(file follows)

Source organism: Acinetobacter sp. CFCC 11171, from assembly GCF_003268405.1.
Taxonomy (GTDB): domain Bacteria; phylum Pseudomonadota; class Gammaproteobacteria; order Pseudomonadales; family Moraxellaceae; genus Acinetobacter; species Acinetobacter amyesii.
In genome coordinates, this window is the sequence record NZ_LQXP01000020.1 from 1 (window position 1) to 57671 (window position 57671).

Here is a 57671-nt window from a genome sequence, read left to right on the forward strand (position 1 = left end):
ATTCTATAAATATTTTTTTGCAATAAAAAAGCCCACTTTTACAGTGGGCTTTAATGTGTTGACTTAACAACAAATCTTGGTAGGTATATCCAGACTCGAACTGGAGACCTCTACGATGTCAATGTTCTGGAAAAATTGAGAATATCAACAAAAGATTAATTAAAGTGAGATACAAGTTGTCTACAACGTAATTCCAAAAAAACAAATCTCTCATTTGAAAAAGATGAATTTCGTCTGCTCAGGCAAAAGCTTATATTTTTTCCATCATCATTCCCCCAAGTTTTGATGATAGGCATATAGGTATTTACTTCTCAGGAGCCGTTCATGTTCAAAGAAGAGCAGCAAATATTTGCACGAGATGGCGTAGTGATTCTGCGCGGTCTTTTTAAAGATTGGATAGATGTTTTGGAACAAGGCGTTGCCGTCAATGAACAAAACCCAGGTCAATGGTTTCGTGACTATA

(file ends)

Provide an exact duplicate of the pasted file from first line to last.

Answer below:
Source organism: Acinetobacter sp. CFCC 11171, from assembly GCF_003268405.1.
Taxonomy (GTDB): domain Bacteria; phylum Pseudomonadota; class Gammaproteobacteria; order Pseudomonadales; family Moraxellaceae; genus Acinetobacter; species Acinetobacter amyesii.
In genome coordinates, this window is the sequence record NZ_LQXP01000020.1 from 1 (window position 1) to 57671 (window position 57671).

Here is a 57671-nt window from a genome sequence, read left to right on the forward strand (position 1 = left end):
ATTCTATAAATATTTTTTTGCAATAAAAAAGCCCACTTTTACAGTGGGCTTTAATGTGTTGACTTAACAACAAATCTTGGTAGGTATATCCAGACTCGAACTGGAGACCTCTACGATGTCAATGTTCTGGAAAAATTGAGAATATCAACAAAAGATTAATTAAAGTGAGATACAAGTTGTCTACAACGTAATTCCAAAAAAACAAATCTCTCATTTGAAAAAGATGAATTTCGTCTGCTCAGGCAAAAGCTTATATTTTTTCCATCATCATTCCCCCAAGTTTTGATGATAGGCATATAGGTATTTACTTCTCAGGAGCCGTTCATGTTCAAAGAAGAGCAGCAAATATTTGCACGAGATGGCGTAGTGATTCTGCGCGGTCTTTTTAAAGATTGGATAGATGTTTTGGAACAAGGCGTTGCCGTCAATGAACAAAACCCAGGTCAATGGTTTCGTGACTATA